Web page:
Roeder stays on quiet road to drive away the sceptics

Two managers with audiences still to win over meet at Stamford Bridge today for rather more than a Cup rehearsal
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The Independent Football

On the wall of the canteen at West Ham's Chadwell Heath training ground a TV is screening a rerun of Chelsea's eclipse of Norwich City the previous night. It is just after nine on Thursday morning, the replay is viewed with more than casual interest and there are murmurs of approval as Gianfranco Zola's piece of sorcery is seen from numerous angles.

With victory for the Blues securing an FA Cup fourth-round tie with the Hammers next Saturday, and a Premiership rehearsal already assigned for this after-noon, Chelsea are a ready topic of conversation, and particularly so for the West Ham manager, who immediately declares his regard for his counterpart, Claudio Ranieri. "We beat them 2-1 at Upton Park, yet he took defeat so graciously," Glenn Roeder recalls. "First impressions are important and I got the feeling that he is a decent man."

Takes one to know one, according to the old playground insult. And decent, honest and down-to-earth are the kind of expressions that have been associated with, or should we say have dogged, Roeder since his installation at Upton Park in July. Nice guys do not survive in top-class football is the perception, if not necessarily the reality (step forward George Burley and Alan Curbishley). Inevitably, numerous commentators could not have foreseen Roeder ushering in the new year as West Ham manager.

"The great thing about the British people is that if you are continually whacked and they think it's unfair, they will support you," he declares. "They say, 'Enough is enough, give this fella a break'. I think that happened with me. I know I'm an easy target, but I've never had a problem with the supporters. They've been terrific, despite two horrendous results on the road, 5-0 at Everton and 7-1 at Blackburn. Hopefully I can repay that faith."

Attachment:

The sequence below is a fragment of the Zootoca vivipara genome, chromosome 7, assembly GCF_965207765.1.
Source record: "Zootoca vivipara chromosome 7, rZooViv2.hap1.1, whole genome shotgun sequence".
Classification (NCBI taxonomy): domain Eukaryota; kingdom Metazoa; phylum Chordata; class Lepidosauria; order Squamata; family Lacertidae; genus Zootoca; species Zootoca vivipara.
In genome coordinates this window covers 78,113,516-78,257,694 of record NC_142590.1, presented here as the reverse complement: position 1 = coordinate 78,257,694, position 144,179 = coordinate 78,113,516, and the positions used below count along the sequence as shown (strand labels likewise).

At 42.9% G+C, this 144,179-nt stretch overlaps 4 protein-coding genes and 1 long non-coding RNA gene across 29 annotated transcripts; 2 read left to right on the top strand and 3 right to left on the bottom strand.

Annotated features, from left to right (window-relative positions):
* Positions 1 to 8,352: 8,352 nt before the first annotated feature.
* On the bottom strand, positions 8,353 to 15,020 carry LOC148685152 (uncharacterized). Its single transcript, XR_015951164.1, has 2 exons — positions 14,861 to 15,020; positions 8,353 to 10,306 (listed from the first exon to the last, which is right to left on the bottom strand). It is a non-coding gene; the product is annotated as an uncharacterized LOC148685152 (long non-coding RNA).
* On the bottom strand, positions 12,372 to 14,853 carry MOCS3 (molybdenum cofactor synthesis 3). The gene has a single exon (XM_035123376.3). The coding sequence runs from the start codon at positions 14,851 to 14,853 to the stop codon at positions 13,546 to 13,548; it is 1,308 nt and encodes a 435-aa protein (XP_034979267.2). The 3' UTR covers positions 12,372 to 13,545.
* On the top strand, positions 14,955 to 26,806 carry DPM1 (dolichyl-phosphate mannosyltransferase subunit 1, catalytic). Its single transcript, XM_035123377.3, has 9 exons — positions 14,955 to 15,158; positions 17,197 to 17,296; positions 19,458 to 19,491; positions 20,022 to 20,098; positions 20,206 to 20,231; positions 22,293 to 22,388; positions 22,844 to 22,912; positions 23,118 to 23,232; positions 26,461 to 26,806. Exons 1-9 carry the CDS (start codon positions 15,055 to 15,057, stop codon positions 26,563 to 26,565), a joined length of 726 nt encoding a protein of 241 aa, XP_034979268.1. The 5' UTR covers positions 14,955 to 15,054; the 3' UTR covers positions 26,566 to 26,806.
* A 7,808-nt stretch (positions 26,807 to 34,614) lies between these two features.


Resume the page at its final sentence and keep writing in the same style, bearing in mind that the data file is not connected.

Grabbing a bacon sandwich from the serving hatch, Roeder eats half on the way to his office. He offers one. It is rejected, on health grounds. He, on the other hand, is built with a physique usually found among the runners at nearby Romford Stadium, and the cholesterol clearly won't do him any harm. Only later does he reveal that his father and grandfather both died in their early sixties, of heart attacks. "It doesn't look good," he says with mock solemnity.

Roeder claims never to have harboured doubts in his own abilities, which were honed by association with Glenn Hoddle, with whom he worked part-time for England. Indeed, the former Newcastle central defender and Watford manager might well have become No 3 at White Hart Lane if West Ham had not turned to him after being rejected by Alan Curbishley and Steve McClaren when Harry Rednapp left.

"Harry had a great run here, but last season we really dived," says Roeder. "We had done well for three terrific seasons, but then we nearly dropped off the end of the world. It was too close for comfort. Hopefully, this season we can come out of that downward curve."

Roeder, 46, had been on the Upton Park coaching staff for two years. "It's an honour to have this job," he says. "I grew up in this area and used to watch them. If a year ago, somebody had said I'd be manager of West Ham, I'd have said, 'You're kidding'. It simply wasn't a possibility."

You suggest that he came of age as a manager the day his team won at Old Trafford. He does not dispute the notion. And Sir Alex Ferguson? Was he gracious in defeat? "Well, he shook my hand...."

No doubt the apologies from those who condemned his promotion have caused the Upton Park postal delivery service to overflow? If not, maybe he has at least convinced a few sceptics? "I hope so, although outwardly, I'm not the sort of person to stick two fingers up to people now things are going well. Inwardly, I might."